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Road Trip Through History: The National Brewery Museum

Some museums are the road trip equivalent of a destination wedding: you plan the trip for the purpose of visiting that museum. Some museums are must-sees. (Though I must admit that we’ve missed a few of those on previous Great River Road adventures because of scheduling difficulties. *Sigh*) And others are a fun stop when they fall in your path. The National Brewery Museum in Potosi, Wisconsin, was in the last category.*

Here were some of my takeaways:

The museum used the history of thePotosi Brewing Company, which originally operated between 1852 and 1972, to tell two related stories: the effect of Prohibition on small breweries and the transformation of the American brewing industry from hundreds of local breweries to big national companies. The Potosi Brewing Company survived Prohibition, and the Great Depression, thanks to some smart choices about how to diversify. They were not so lucky when it came to the move away from local breweries.

Transportation was as much a part of the story as the beer itself, from horse-drawn carts to the interstate (As an aside, the Potosi Brewing Company was the only brewery in the country that owned its own steamboat, which they used to deliver beer to Dubuque. They also had room for 100 passengers and would take people on river outings, presumably with beer.)

An hysterical video about the use of cowboys in beer commercials, including one with John Wayne. As far as I was concerned, it was almost worth the stop all by itself. I watched it twice and was tempted to watch it a third time. (I tried to find an on-line clip to share, with no luck Instead I offer you this one, which is also pretty funny:

(REMINDER: If you’re reading this via email you may have to move to your browser to see the clip.)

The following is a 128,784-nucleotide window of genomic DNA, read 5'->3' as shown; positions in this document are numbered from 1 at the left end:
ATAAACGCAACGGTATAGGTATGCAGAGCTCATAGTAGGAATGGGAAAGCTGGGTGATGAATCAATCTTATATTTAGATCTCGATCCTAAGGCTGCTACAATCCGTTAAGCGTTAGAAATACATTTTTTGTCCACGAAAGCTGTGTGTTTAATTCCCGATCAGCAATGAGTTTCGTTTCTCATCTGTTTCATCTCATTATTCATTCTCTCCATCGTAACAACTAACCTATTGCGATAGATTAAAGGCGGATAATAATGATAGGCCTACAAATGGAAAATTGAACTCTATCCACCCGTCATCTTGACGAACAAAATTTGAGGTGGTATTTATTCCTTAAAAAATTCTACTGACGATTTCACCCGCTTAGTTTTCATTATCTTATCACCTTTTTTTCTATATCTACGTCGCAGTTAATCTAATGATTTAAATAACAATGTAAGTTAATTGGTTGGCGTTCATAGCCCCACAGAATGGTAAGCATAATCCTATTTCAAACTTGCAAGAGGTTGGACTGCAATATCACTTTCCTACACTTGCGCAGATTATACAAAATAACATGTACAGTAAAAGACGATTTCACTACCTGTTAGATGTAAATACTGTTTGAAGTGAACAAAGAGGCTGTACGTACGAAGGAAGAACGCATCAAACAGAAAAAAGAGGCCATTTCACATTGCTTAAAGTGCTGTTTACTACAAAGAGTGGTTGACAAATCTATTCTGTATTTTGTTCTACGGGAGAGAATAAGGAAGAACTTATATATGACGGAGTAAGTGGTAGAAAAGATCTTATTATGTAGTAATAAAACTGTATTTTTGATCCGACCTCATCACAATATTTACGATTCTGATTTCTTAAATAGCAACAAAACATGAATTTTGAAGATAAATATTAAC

Some unexpected history of brewers and WWII:

  • Beer can production for public consumption in the United States ceased in 1942, because tin and steel was critical to the war effort. It took a couple of years, but the government finally realized that the ability to get American beer would be a morale booster to the troops. In 1944, the military contracted with 35 major breweries to produce bee in non-reflective olive-drab-colored cans.
  • Advocates of prohibition, who obviously did not share the image of beer as a morale booster, saw the war as a second chance. Brewers fought back by printing and distributing informational materials such as civil defense manuals and booklets on how to handle air raids, blackout procedures etc. They also added special neck labels to beer bottles urging their customers to buy war bonds. In the face of such relentless helpfulness, prohibition advocates didn’t stand a chance.

 

Definitely worth the stop.

* If you’re seriously interested in the ephemera of brewery advertising, you should move the museum higher up on your personal list.

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Travelers’ tip: The National Brewing Museum is sponsored in part by the revived Potosi Brewing Company, which has a brew pup at the museum. Your museum ticket includes a pint of beer. The food is good, the beer is better. And the root beer is amazing.

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